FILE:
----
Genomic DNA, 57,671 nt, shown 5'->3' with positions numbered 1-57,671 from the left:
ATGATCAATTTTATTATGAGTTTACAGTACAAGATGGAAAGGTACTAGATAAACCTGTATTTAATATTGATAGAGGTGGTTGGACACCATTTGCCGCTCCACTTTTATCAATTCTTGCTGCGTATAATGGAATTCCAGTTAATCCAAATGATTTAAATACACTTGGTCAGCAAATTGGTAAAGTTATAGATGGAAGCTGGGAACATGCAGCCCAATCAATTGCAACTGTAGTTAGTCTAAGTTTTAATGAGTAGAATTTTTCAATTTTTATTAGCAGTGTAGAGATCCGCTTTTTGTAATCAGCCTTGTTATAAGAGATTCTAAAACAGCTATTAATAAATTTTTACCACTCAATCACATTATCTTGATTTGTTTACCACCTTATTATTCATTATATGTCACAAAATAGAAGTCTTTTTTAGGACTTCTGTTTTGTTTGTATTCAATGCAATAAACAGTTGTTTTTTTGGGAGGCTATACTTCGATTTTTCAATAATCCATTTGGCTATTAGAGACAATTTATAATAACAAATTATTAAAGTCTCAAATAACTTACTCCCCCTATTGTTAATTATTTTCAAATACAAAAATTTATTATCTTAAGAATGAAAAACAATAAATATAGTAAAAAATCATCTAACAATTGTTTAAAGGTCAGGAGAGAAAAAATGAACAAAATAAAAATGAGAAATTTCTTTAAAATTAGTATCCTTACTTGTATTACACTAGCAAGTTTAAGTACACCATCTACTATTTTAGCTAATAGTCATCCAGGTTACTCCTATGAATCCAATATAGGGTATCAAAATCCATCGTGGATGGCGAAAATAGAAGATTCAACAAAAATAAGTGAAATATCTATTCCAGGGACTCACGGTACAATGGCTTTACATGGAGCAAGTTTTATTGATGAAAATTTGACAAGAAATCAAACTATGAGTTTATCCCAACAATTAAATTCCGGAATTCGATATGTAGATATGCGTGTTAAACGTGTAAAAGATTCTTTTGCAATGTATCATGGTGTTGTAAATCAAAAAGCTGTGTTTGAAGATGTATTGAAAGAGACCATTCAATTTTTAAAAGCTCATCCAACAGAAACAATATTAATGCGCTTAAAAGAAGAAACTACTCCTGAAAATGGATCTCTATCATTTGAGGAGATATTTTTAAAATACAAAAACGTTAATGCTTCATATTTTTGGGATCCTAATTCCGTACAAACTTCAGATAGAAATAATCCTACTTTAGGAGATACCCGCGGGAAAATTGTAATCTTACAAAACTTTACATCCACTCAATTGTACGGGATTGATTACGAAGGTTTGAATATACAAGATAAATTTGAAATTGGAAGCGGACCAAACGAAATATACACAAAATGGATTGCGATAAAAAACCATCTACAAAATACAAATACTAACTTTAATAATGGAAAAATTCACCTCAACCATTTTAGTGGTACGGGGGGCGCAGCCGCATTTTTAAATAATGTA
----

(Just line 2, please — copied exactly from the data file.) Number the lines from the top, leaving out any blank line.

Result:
ATGATCAATTTTATTATGAGTTTACAGTACAAGATGGAAAGGTACTAGATAAACCTGTATTTAATATTGATAGAGGTGGTTGGACACCATTTGCCGCTCCACTTTTATCAATTCTTGCTGCGTATAATGGAATTCCAGTTAATCCAAATGATTTAAATACACTTGGTCAGCAAATTGGTAAAGTTATAGATGGAAGCTGGGAACATGCAGCCCAATCAATTGCAACTGTAGTTAGTCTAAGTTTTAATGAGTAGAATTTTTCAATTTTTATTAGCAGTGTAGAGATCCGCTTTTTGTAATCAGCCTTGTTATAAGAGATTCTAAAACAGCTATTAATAAATTTTTACCACTCAATCACATTATCTTGATTTGTTTACCACCTTATTATTCATTATATGTCACAAAATAGAAGTCTTTTTTAGGACTTCTGTTTTGTTTGTATTCAATGCAATAAACAGTTGTTTTTTTGGGAGGCTATACTTCGATTTTTCAATAATCCATTTGGCTATTAGAGACAATTTATAATAACAAATTATTAAAGTCTCAAATAACTTACTCCCCCTATTGTTAATTATTTTCAAATACAAAAATTTATTATCTTAAGAATGAAAAACAATAAATATAGTAAAAAATCATCTAACAATTGTTTAAAGGTCAGGAGAGAAAAAATGAACAAAATAAAAATGAGAAATTTCTTTAAAATTAGTATCCTTACTTGTATTACACTAGCAAGTTTAAGTACACCATCTACTATTTTAGCTAATAGTCATCCAGGTTACTCCTATGAATCCAATATAGGGTATCAAAATCCATCGTGGATGGCGAAAATAGAAGATTCAACAAAAATAAGTGAAATATCTATTCCAGGGACTCACGGTACAATGGCTTTACATGGAGCAAGTTTTATTGATGAAAATTTGACAAGAAATCAAACTATGAGTTTATCCCAACAATTAAATTCCGGAATTCGATATGTAGATATGCGTGTTAAACGTGTAAAAGATTCTTTTGCAATGTATCATGGTGTTGTAAATCAAAAAGCTGTGTTTGAAGATGTATTGAAAGAGACCATTCAATTTTTAAAAGCTCATCCAACAGAAACAATATTAATGCGCTTAAAAGAAGAAACTACTCCTGAAAATGGATCTCTATCATTTGAGGAGATATTTTTAAAATACAAAAACGTTAATGCTTCATATTTTTGGGATCCTAATTCCGTACAAACTTCAGATAGAAATAATCCTACTTTAGGAGATACCCGCGGGAAAATTGTAATCTTACAAAACTTTACATCCACTCAATTGTACGGGATTGATTACGAAGGTTTGAATATACAAGATAAATTTGAAATTGGAAGCGGACCAAACGAAATATACACAAAATGGATTGCGATAAAAAACCATCTACAAAATACAAATACTAACTTTAATAATGGAAAAATTCACCTCAACCATTTTAGTGGTACGGGGGGCGCAGCCGCATTTTTAAATAATGTA